Recording information: America Recording Studios, Memphis, TN (1971); Capricorn Sound Studios, Macon, GA (1971); Cinderella Sound Studios, Madison, TN (1971); Fame Recording Studio, Muscle Shoals, AL (1971); Muscle Shoals Sound Studio, Muscle Shoals, AL (1971); Nashville, TN (1971); RCA Victor, Nashville, TN (1971); RCA's "Nashville Sound" Studio, Nashville, TN (1971); Sunset Sound Recorders, Hollywood, CA (1971).
Photographers: Michael Ochs; David Gahr; Robert Alexander ; Gilles Pétard; Steve Morley; Carol M. Highsmith; Tom Hill; Charlie Gillett.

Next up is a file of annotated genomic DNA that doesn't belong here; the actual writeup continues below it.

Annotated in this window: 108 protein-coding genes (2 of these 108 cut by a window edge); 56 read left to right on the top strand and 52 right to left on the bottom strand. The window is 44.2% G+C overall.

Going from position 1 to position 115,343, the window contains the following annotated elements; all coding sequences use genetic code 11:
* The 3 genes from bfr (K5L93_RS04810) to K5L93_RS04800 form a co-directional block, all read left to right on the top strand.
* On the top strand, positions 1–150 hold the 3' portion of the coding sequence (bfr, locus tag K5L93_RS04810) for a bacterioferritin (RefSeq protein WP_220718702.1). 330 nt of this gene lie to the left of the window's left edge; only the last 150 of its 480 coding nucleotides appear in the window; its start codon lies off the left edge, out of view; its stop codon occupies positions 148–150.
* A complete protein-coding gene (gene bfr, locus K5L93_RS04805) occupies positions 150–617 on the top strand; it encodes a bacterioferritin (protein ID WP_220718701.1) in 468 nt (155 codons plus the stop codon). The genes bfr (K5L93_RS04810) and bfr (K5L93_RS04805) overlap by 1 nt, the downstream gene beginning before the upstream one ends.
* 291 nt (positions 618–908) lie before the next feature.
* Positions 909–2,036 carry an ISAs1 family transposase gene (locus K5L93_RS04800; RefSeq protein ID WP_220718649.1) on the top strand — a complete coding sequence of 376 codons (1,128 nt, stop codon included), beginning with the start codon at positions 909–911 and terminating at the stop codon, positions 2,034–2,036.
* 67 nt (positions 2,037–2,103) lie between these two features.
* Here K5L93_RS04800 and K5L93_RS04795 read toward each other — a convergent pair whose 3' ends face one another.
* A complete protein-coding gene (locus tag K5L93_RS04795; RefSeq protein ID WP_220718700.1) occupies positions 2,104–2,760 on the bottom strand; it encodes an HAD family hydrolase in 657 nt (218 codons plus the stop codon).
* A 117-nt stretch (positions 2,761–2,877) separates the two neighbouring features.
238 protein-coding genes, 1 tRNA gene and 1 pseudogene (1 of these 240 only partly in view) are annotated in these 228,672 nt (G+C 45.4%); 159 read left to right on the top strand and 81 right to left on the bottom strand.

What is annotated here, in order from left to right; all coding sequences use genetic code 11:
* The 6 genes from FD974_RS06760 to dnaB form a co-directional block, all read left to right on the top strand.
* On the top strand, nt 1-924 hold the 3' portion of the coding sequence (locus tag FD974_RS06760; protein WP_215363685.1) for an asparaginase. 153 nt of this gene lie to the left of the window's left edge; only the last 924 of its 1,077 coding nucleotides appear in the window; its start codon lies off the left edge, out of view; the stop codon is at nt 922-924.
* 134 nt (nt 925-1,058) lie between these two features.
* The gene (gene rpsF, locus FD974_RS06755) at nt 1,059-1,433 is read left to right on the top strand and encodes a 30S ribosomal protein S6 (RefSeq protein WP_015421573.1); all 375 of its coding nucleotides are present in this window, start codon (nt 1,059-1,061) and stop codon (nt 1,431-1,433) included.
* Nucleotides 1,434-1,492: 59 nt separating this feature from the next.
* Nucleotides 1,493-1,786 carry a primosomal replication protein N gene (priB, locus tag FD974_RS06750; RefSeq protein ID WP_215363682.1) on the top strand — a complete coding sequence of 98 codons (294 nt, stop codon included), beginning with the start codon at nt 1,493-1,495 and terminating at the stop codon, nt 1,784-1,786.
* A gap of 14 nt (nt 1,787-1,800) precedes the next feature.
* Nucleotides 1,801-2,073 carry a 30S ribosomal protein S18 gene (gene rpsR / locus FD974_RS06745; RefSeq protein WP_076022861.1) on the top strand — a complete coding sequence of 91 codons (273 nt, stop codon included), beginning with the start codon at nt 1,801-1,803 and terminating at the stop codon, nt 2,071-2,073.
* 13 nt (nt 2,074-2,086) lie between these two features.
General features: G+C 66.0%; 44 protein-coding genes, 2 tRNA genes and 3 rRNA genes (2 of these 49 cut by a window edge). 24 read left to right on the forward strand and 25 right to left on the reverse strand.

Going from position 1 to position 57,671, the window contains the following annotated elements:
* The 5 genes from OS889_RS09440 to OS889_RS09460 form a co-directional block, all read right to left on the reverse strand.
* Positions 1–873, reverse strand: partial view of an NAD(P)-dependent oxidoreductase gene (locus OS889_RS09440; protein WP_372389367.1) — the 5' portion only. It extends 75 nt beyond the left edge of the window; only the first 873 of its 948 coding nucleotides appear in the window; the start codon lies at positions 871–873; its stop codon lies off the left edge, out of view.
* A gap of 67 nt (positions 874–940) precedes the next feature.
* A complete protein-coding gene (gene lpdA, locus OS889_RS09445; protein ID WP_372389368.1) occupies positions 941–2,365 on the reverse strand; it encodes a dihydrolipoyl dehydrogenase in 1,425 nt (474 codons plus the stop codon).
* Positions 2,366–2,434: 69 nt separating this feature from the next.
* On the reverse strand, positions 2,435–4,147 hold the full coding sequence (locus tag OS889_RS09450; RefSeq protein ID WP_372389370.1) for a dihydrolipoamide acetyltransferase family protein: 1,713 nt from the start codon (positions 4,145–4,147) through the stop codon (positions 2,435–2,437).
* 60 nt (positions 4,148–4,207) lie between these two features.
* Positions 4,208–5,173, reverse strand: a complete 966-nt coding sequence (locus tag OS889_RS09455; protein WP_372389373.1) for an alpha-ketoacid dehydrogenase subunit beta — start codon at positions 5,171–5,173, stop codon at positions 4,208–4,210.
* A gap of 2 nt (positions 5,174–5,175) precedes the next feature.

Soul Jazz's sequel to their successful 2011 set Delta Swamp Rock is similarly handsomely packaged and quirkily selected, using the term "swamp rock" as a loose guideline. Like that set, Delta Swamp Rock, Vol. 2 finds room for Memphis pop that sounds not at all swampy -- Alex Chilton in both cases, here represented by the slick AM pop of the Box Tops' "Deep in Kentucky," which at least sounds soulful, unlike Big Star's delicate "13" -- and this unusually opts for a few songs that remain standards on any American classic rock station you may find: Lynyrd Skynyrd's "Free Bird," Marshall Tucker Band's "Fire On the Mountain," and Gregg Allman's "Midnight Rider." Around these anchors come a variety of gorgeous, lush country-pop crossovers (Bobbie Gentry, Joe South), Hollywood hucksters (Cher covering Buffalo Springfield), some old country guys stretching out (Earl Scruggs, Chet Atkins & Jerry Reed), Nashville guys playing rock (Area Code 615, Captain Beyond), blues-rockers playing jazz (Grinderswitch), country-rockers doing pop (Captain Beyond), and every now and then a bit of actual swamp rock, thanks to Tony Joe White. Of course, this is nothing more than a bit of nitpicking semantics: those who have a real attachment to the sound of swamp rock are the only ones that will gripe about the absence of such here, but what Delta Swamp Rock, Vol. 2 really does is illustrate the richness of Southern pop and rock in the late '60s and early '70s. This is music that can't be confined to one category -- it's soulful, it's gritty, jazzy, dirty, slick, and funky, sampling from a little bit of all the grand American musical traditions. For those who are unfamiliar with this tradition, this is a great way to get acquainted with '70s Southern rock in all its stripes, while those who know this stuff well will appreciate the idiosyncrasies and occasional obscurity on this fine collection. ~ Stephen Thomas Erlewine